With the Super Bowl marking its 50th anniversary next Sunday at Levi’s Stadium in Santa Clara, California, it was doubtless that 50-related pomp and circumstance would surround the event. After all, this is the NFL, who never backs down from a chance to celebrate itself or its history. One of the ways the league is doing so is by naming its Super Bowl 50 Golden Team, a list of the very best players to ever participate in the championship game. And the Pittsburgh Steelers, who dominated the 1970s with four Lombardi Trophies, has yielded the most Hall of Fame names to the team.
Eight Steelers—seven players and former head coach Chuck Noll—were given the honors, including running back Franco Harris, receiver Lynn Swann, center Mike Webster, linebackers Jack Lambert and Jack Ham, defensive tackle Joe Green and cornerback Mel Blount. All Steelers named to the Golden Team played under Noll in the 1970s. Two Hall of Famers from that era, quarterback Terry Bradshaw and receiver John Stallworth, did not make the team; Bradshaw was beaten out by Joe Montana, and Jerry Rice (along with Swann) was the other receiver named.
There is no Second Team in this exercise, which includes 22 players and a coach: one quarterback, two running backs, two receivers, one tight end, two offensive tackles, two guards, one center, two inside defensive linemen, two defensive ends, two apiece of inside and outside linebackers, two corners, two safeties, a kicker, a punter and a returner.
The Steelers currently lead the NFL with six Super Bowl victories, four of which these eight Golden Team awardees help attain.
Baltimore Ravens: Current Ravens Players Named to Less-Honorable List
While eight Steelers players from a previous era were named to the Super Bowl 50 Golden Team, seven members of the current Baltimore Ravens’ roster were named to a more auspicious list: The AFC North All-Penalty Team, as compiled by ESPN.
Safety Will Hill, linebacker Elvis Dumervil, fullback Kyle Juszczyk, guard Kelechi Osemele, tight end Maxx Williams, defensive lineman Timmy Jernigan and safety Kendrick Lewis all made the list. Hill led the team with nine penalties, including four for unnecessary roughness. Osemele, who had eight penalties on the year, saw three flags against him in the team’s final two games.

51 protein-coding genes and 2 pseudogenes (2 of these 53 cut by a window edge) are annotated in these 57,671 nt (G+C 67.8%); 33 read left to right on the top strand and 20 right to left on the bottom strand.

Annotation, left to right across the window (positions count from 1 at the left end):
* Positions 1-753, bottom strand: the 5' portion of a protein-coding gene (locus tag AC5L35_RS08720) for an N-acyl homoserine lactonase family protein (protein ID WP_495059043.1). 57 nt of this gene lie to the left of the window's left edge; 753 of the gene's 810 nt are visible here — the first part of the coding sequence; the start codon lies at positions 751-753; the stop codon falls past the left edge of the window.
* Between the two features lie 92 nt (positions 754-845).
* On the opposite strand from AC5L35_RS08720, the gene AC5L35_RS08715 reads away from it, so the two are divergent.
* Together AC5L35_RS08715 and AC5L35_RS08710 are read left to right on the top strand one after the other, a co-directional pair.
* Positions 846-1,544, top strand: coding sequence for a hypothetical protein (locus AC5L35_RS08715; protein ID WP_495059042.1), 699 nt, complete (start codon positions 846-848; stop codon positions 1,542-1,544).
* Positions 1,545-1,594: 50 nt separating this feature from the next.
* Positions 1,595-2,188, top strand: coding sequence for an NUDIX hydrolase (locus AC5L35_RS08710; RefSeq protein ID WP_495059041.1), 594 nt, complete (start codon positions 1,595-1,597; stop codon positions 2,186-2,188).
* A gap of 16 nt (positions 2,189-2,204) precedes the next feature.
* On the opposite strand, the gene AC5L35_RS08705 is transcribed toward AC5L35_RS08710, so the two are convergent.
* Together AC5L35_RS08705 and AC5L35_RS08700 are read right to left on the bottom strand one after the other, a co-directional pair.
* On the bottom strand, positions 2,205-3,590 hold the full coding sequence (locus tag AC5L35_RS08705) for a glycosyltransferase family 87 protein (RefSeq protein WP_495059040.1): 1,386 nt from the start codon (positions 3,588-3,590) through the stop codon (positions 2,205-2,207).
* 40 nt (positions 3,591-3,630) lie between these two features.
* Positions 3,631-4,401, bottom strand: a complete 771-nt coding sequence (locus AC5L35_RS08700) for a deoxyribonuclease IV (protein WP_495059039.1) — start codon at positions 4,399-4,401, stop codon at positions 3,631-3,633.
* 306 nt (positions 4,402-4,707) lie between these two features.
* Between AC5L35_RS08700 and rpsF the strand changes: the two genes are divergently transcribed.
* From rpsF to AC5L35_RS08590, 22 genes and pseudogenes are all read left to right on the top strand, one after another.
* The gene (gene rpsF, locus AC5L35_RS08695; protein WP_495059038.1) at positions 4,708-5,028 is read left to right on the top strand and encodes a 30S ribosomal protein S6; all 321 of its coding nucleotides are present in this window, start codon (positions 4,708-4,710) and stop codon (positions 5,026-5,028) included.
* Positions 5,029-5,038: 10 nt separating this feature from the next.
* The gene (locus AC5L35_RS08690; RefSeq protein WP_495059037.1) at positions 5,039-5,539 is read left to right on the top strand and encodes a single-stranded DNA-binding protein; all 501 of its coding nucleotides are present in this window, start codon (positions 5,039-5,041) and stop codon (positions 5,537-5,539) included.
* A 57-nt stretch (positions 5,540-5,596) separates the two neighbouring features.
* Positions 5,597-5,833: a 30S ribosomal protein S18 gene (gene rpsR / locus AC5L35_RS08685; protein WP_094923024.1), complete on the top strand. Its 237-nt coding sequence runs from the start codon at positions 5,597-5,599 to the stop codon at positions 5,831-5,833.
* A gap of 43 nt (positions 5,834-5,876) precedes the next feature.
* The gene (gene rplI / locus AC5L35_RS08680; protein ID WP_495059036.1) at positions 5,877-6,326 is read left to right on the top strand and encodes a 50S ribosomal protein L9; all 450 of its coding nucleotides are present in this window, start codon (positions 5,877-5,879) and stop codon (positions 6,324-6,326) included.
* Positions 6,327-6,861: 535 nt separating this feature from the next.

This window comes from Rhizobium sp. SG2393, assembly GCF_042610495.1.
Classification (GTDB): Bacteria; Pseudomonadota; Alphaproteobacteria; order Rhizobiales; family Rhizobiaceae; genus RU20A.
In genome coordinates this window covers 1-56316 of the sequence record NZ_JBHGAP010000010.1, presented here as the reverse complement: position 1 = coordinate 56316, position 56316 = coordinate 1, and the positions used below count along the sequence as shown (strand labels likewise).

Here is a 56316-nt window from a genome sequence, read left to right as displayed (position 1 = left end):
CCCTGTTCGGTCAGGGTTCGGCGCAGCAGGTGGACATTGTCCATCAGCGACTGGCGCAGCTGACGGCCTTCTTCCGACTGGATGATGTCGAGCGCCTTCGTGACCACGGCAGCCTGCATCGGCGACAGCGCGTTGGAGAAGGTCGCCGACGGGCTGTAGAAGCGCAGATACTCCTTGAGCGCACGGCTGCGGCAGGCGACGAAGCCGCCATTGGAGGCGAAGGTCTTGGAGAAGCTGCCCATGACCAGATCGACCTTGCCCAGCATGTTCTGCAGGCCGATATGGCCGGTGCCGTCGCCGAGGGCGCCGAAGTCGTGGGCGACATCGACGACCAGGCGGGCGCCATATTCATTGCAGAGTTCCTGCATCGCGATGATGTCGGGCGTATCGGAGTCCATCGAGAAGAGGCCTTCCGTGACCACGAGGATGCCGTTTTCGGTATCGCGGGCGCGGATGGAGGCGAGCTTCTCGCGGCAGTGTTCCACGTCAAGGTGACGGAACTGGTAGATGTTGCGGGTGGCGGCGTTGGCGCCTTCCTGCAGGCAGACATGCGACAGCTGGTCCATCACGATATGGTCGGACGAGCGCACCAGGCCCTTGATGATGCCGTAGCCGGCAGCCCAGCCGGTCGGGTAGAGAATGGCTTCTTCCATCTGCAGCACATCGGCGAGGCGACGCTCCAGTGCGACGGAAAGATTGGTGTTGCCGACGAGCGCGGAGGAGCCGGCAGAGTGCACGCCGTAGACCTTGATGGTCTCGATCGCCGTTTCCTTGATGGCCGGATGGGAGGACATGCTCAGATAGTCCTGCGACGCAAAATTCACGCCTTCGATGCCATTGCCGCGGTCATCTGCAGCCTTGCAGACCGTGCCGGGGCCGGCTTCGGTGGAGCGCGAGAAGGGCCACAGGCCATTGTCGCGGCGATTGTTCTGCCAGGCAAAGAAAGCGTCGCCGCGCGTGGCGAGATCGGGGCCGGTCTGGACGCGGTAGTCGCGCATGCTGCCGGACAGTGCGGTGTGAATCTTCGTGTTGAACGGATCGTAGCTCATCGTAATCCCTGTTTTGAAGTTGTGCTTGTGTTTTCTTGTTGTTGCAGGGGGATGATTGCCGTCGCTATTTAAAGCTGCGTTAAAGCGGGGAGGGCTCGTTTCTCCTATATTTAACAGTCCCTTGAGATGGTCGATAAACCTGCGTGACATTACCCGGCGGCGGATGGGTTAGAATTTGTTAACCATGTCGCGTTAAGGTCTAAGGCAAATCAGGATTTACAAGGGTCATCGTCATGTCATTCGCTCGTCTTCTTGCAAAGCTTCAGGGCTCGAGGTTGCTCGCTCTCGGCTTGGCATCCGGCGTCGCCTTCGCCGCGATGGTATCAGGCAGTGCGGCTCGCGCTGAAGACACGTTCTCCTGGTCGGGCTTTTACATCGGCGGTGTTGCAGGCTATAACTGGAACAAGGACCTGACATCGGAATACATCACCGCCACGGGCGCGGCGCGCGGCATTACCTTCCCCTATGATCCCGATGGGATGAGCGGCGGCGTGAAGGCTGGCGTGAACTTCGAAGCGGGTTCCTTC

The Ravens were the AFC North’s leader in penalties in 2015, with 121, and are the fourth-most in team history. The Ravens, though, didn’t boast the most players on the All-Penalty Team; that would be the Cincinnati Bengals with eight. The Cleveland Browns, meanwhile, had six players and the Pittsburgh Steelers, three.
Cornerback Tramon Williams led the Browns with eight penalties and made the All-Penalty Team, while quarterback Johnny Manziel and tight end Gary Barnidge each had five penalties apiece, as did offensive lineman Cameron Erving and linebacker Paul Kruger. Steelers center Cody Wallace led his team with 13, while Bengals safety Dre Kirkpatrick was his team’s leader with 15. The last time the Ravens were flagged this much was in 2012, when they went on to win the Super Bowl; in 2015, though, they finished 5-11, the team’s worst record since 2007. Their 2015 penalties cost the Ravens a total of 1,153 yards on the season.
Cincinnati Bengals: Vontaze Burfict Doesn’t Hate the Steelers All of the Time
If there was one thing made crystal clear this year it’s that the Cincinnati Bengals hate the Pittsburgh Steelers. This hatred was on display in the team’s three meetings, two in the regular season and the third in the playoffs. And no Bengals player is more vocal about his dislike of his divisional rivals than linebacker Vontaze Burfict.
But even Burfict isn’t immune to the lure of the Steelers when playing Madden. Burfict revealed that the Steelers, which have one of the NFL’s top offenses in real life as well as in the video game, is his team of choice, tweet a screen cap this week of his Steelers team up 29-0 in the second quarter in a game against the Denver Broncos:
This year, Burfict was involved in a collision with Steelers running back Le'Veon Bell that ended Bell’s season with a knee injury, drove Steelers quarterback Ben Roethlisberger to the ground, severely injuring his throwing shoulder and knocking receiver Antonio Brown out cold, an act that led to a three-game suspension to open the 2016 season. He was fined nearly $70,000 for just one game’s worth of violations against the Steelers in December.
While Burfict may despise the Steelers when it comes to actually playing football, even he is not above selecting the team as his go-to in the world of Madden. So, at least there is some level of love, if not respect, between Burfict and his on-field nemeses.